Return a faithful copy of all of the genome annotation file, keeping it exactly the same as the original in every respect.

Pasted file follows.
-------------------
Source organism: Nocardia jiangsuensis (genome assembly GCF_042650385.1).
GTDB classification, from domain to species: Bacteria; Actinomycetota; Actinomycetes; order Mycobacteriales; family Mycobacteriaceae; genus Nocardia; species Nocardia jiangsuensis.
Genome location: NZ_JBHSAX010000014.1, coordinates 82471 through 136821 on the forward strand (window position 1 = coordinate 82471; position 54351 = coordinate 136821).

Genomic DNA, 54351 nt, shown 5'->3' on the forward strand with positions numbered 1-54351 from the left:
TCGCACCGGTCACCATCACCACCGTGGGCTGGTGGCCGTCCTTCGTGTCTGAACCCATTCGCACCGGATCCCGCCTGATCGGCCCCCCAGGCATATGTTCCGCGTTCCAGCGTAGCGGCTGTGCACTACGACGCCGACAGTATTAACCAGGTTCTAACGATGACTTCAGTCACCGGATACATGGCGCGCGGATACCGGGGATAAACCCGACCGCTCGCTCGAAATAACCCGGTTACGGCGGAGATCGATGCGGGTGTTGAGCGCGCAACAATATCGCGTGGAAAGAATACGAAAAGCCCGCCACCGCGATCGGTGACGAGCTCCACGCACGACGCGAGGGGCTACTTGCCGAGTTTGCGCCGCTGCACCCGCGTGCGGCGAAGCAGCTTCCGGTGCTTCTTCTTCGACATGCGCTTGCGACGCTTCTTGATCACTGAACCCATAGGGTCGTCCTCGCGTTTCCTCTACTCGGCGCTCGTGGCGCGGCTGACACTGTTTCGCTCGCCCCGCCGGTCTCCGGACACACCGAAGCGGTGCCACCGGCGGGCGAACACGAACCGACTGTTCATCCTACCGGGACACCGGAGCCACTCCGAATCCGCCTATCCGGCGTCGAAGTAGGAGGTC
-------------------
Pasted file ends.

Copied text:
Source organism: Nocardia jiangsuensis (genome assembly GCF_042650385.1).
GTDB classification, from domain to species: Bacteria; Actinomycetota; Actinomycetes; order Mycobacteriales; family Mycobacteriaceae; genus Nocardia; species Nocardia jiangsuensis.
Genome location: NZ_JBHSAX010000014.1, coordinates 82471 through 136821 on the forward strand (window position 1 = coordinate 82471; position 54351 = coordinate 136821).

Genomic DNA, 54351 nt, shown 5'->3' on the forward strand with positions numbered 1-54351 from the left:
TCGCACCGGTCACCATCACCACCGTGGGCTGGTGGCCGTCCTTCGTGTCTGAACCCATTCGCACCGGATCCCGCCTGATCGGCCCCCCAGGCATATGTTCCGCGTTCCAGCGTAGCGGCTGTGCACTACGACGCCGACAGTATTAACCAGGTTCTAACGATGACTTCAGTCACCGGATACATGGCGCGCGGATACCGGGGATAAACCCGACCGCTCGCTCGAAATAACCCGGTTACGGCGGAGATCGATGCGGGTGTTGAGCGCGCAACAATATCGCGTGGAAAGAATACGAAAAGCCCGCCACCGCGATCGGTGACGAGCTCCACGCACGACGCGAGGGGCTACTTGCCGAGTTTGCGCCGCTGCACCCGCGTGCGGCGAAGCAGCTTCCGGTGCTTCTTCTTCGACATGCGCTTGCGACGCTTCTTGATCACTGAACCCATAGGGTCGTCCTCGCGTTTCCTCTACTCGGCGCTCGTGGCGCGGCTGACACTGTTTCGCTCGCCCCGCCGGTCTCCGGACACACCGAAGCGGTGCCACCGGCGGGCGAACACGAACCGACTGTTCATCCTACCGGGACACCGGAGCCACTCCGAATCCGCCTATCCGGCGTCGAAGTAGGAGGTC